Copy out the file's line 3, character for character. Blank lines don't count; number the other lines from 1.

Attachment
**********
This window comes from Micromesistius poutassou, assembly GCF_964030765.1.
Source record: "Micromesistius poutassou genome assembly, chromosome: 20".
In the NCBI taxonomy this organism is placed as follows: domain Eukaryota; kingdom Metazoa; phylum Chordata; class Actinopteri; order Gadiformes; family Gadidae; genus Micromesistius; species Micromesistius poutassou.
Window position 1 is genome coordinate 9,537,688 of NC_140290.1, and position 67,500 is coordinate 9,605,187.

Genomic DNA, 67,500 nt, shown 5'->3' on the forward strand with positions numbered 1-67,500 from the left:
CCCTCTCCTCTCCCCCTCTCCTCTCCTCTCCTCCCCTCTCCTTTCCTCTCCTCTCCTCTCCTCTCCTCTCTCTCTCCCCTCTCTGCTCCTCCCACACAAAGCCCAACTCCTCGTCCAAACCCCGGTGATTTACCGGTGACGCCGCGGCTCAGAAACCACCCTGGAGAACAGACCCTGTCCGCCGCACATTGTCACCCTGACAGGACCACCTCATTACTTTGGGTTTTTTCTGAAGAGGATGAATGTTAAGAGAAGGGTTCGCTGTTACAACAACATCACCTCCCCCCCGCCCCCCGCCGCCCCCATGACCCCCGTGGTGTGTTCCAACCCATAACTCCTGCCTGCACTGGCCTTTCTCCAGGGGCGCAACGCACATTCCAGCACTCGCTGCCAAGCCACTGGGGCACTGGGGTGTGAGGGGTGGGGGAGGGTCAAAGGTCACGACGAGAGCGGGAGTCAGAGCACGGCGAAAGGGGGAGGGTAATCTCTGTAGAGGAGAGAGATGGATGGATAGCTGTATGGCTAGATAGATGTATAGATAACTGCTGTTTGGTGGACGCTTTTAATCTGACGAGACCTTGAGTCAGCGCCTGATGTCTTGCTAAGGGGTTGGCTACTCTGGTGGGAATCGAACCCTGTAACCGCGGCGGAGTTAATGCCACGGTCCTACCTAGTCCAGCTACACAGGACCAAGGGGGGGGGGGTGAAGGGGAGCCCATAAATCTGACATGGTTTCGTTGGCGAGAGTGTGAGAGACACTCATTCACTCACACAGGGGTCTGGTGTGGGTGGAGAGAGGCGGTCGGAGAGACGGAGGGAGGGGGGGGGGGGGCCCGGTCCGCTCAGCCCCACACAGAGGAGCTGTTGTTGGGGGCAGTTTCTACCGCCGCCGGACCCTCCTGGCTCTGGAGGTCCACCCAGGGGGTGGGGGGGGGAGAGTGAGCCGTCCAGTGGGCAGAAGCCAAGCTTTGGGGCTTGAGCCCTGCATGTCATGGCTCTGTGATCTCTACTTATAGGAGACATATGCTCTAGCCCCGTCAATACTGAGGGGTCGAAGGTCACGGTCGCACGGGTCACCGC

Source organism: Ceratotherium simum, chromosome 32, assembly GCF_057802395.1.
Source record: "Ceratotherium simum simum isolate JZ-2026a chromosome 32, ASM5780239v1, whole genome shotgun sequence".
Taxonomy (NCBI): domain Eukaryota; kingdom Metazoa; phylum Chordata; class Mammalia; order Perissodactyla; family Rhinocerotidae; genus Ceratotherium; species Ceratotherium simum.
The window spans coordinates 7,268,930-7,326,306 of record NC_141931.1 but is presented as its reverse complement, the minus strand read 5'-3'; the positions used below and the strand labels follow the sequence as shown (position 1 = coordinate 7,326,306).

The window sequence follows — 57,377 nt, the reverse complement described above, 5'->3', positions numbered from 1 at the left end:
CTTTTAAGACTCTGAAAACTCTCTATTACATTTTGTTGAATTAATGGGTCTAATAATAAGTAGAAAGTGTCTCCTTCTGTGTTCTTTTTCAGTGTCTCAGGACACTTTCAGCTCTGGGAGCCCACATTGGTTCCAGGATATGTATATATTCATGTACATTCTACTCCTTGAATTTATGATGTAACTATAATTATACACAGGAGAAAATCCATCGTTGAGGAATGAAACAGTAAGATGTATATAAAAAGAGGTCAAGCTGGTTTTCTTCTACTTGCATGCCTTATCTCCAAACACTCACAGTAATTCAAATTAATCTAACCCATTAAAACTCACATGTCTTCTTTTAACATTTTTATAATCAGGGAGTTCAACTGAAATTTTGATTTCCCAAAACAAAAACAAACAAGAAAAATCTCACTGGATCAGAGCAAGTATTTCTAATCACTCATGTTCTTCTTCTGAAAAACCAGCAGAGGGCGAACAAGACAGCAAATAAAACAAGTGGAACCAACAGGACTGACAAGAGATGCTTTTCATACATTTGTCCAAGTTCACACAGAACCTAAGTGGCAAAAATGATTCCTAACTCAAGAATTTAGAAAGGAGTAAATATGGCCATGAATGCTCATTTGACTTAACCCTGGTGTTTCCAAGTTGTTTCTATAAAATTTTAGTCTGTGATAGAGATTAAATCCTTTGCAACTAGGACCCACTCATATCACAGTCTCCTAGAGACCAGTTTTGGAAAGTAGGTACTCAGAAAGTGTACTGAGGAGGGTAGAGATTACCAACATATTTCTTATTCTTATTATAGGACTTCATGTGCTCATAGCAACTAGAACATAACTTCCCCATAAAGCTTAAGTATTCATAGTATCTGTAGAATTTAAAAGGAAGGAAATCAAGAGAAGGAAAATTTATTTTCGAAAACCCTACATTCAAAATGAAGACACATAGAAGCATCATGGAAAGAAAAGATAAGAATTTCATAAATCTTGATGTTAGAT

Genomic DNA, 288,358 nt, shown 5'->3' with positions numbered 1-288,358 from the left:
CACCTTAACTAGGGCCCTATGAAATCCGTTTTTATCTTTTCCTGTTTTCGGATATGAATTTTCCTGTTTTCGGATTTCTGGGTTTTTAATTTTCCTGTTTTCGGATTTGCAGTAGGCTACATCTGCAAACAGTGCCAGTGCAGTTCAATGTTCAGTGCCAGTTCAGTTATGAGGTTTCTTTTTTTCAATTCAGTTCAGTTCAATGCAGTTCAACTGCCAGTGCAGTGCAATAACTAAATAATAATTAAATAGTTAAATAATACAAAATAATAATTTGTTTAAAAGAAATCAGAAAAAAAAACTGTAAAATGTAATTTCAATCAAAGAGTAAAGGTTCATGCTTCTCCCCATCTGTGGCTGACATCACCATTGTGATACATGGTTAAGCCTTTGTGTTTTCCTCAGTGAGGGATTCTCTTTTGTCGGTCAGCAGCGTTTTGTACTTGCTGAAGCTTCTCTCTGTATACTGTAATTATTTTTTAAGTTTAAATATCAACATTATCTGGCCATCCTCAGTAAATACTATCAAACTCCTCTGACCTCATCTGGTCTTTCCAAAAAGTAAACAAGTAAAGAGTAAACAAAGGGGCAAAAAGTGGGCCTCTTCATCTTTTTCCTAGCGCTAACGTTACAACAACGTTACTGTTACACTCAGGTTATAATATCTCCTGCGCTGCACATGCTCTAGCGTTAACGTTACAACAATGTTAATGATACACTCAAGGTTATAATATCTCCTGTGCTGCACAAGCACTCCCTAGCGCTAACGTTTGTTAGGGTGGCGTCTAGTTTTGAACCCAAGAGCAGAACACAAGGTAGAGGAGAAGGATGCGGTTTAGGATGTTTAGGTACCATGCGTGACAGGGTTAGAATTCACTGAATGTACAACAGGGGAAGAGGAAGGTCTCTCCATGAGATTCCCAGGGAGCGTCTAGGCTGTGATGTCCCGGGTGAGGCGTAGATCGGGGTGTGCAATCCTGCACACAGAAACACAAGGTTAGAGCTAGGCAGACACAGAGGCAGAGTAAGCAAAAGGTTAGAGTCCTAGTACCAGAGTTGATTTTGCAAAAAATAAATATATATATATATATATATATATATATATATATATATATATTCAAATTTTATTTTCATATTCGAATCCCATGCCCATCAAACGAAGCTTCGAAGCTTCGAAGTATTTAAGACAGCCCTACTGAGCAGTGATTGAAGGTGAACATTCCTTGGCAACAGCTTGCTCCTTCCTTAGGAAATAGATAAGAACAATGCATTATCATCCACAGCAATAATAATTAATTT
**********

In the NCBI taxonomy this organism is placed as follows: domain Eukaryota; kingdom Metazoa; phylum Chordata; class Actinopteri; order Gadiformes; family Gadidae; genus Micromesistius; species Micromesistius poutassou.